Drugs of abuse produce widespread effects on the structure and function of neurons throughout the brain's reward circuitry, and these changes are believed to underlie the long-lasting behavioral phenotypes that characterize addiction. Although the intracellular mechanisms regulating the structural plasticity of neurons are not fully understood, accumulating evidence suggests an essential role for neurotrophic factor signaling in the neuronal remodeling which occurs after chronic drug administration. Brain-derived neurotrophic factor (BDNF), a growth factor enriched in brain and highly regulated by several drugs of abuse, regulates the phosphatidylinositol 3′-kinase (PI3K), mitogen-activated protein kinase (MAPK), phospholipase Cγ (PLCγ), and nuclear factor kappa B (NFκB) signaling pathways, which influence a range of cellular functions including neuronal survival, growth, differentiation, and structure. This review discusses recent advances in our understanding of how BDNF and its signaling pathways regulate structural and behavioral plasticity in the context of drug addiction.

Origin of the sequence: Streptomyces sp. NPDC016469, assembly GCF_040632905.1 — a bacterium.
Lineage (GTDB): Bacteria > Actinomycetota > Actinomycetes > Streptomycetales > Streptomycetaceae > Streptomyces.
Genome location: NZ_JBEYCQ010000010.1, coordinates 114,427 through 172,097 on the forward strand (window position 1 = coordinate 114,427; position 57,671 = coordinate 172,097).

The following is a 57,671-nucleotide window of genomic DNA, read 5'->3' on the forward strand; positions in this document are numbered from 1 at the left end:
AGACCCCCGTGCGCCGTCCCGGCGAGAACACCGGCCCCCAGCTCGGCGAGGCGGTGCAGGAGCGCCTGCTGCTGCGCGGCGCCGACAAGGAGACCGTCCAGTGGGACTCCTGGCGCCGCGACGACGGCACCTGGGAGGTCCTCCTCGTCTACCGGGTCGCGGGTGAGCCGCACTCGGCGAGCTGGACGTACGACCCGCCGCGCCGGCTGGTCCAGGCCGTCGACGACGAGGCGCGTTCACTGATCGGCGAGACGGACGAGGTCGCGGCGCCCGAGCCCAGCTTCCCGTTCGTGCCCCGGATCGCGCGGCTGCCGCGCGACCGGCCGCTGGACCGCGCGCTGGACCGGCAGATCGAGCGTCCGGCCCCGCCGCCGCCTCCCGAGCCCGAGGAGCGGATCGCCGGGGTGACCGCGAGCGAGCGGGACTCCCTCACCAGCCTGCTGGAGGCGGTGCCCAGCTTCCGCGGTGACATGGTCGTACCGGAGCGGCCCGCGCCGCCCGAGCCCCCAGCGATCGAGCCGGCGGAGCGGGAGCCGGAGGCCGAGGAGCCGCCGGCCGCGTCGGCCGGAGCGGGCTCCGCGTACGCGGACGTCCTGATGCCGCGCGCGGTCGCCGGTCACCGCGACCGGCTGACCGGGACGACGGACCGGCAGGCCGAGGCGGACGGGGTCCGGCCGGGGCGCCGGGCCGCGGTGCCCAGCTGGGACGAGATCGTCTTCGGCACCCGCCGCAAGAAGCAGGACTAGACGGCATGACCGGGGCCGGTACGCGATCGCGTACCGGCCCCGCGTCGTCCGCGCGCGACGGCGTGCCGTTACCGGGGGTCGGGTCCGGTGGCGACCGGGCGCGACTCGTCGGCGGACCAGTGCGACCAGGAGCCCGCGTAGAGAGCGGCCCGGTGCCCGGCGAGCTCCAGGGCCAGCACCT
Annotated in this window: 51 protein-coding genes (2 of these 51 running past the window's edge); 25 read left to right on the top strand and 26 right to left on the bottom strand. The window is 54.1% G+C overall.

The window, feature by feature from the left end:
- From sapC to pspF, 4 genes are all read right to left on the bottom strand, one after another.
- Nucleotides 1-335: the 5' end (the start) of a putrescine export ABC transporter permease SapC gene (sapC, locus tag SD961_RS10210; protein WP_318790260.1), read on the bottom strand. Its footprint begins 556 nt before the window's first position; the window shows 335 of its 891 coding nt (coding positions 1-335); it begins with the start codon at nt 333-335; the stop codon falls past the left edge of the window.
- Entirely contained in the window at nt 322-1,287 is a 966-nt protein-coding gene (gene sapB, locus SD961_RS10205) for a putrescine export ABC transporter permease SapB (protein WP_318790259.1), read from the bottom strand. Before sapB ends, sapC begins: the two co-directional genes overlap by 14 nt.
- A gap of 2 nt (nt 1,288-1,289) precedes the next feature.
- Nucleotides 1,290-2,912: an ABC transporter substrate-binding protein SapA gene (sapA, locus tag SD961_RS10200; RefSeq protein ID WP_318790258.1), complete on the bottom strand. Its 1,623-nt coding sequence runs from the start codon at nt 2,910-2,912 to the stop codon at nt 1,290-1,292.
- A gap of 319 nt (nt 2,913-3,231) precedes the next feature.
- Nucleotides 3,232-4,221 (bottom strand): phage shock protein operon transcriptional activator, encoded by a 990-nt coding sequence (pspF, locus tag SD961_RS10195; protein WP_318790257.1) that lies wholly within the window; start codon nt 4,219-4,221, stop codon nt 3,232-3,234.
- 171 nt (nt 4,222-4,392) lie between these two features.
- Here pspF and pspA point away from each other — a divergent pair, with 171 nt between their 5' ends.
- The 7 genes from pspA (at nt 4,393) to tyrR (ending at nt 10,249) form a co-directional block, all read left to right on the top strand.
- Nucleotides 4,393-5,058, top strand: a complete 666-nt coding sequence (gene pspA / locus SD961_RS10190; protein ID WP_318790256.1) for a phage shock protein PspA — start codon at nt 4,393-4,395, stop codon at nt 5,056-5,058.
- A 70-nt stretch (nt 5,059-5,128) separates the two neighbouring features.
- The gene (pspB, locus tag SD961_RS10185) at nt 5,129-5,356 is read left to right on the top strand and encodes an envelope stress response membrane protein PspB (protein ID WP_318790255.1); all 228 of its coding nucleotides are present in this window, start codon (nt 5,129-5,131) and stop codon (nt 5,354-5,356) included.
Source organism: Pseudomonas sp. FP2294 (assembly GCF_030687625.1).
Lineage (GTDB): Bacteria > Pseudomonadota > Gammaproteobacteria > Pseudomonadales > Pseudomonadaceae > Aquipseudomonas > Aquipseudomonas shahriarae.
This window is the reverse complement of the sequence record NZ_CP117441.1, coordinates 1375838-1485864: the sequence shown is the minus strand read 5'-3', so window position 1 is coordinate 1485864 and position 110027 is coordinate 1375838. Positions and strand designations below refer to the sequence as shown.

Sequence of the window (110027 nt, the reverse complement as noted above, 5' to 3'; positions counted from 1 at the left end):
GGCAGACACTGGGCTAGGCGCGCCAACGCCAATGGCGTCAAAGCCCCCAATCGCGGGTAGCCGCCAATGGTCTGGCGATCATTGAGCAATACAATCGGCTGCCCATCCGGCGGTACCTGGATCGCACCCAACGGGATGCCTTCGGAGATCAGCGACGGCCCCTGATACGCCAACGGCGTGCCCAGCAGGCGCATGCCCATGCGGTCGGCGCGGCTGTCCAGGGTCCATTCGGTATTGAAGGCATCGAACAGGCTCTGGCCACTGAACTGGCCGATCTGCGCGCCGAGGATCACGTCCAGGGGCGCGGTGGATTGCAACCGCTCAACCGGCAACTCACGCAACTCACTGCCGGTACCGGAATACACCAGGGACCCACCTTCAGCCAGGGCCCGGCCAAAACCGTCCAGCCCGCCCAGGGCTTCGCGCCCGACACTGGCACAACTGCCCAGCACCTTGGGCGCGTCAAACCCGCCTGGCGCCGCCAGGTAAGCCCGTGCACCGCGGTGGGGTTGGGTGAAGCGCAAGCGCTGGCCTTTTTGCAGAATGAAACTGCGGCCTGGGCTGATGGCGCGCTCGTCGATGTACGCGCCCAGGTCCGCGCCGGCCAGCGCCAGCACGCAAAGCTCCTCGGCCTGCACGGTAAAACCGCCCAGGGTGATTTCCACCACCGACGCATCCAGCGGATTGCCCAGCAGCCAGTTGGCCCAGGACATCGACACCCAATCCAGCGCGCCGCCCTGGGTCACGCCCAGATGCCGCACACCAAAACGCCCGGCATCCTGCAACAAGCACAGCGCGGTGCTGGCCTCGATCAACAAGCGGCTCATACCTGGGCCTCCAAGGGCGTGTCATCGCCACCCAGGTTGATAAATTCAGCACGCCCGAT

Original languageEnglish
Pages (from-to)73-82
Number of pages10
Issue numberSUPPL. 1
StatePublished - 2009


  • Actin polymerization
  • Akt
  • Brain derived neurotrophic factor
  • Cocaine
  • Dendritic spines
  • Drug addiction
  • ERK
  • Growth factors
  • Intracellular signaling
  • LTD
  • LTP
  • Morphine
  • NF kappa B
  • Nerve growth factor
  • Neuron Morphology
  • Neurotrophic factors
  • PI3 kinase
  • Relapse
  • Reward


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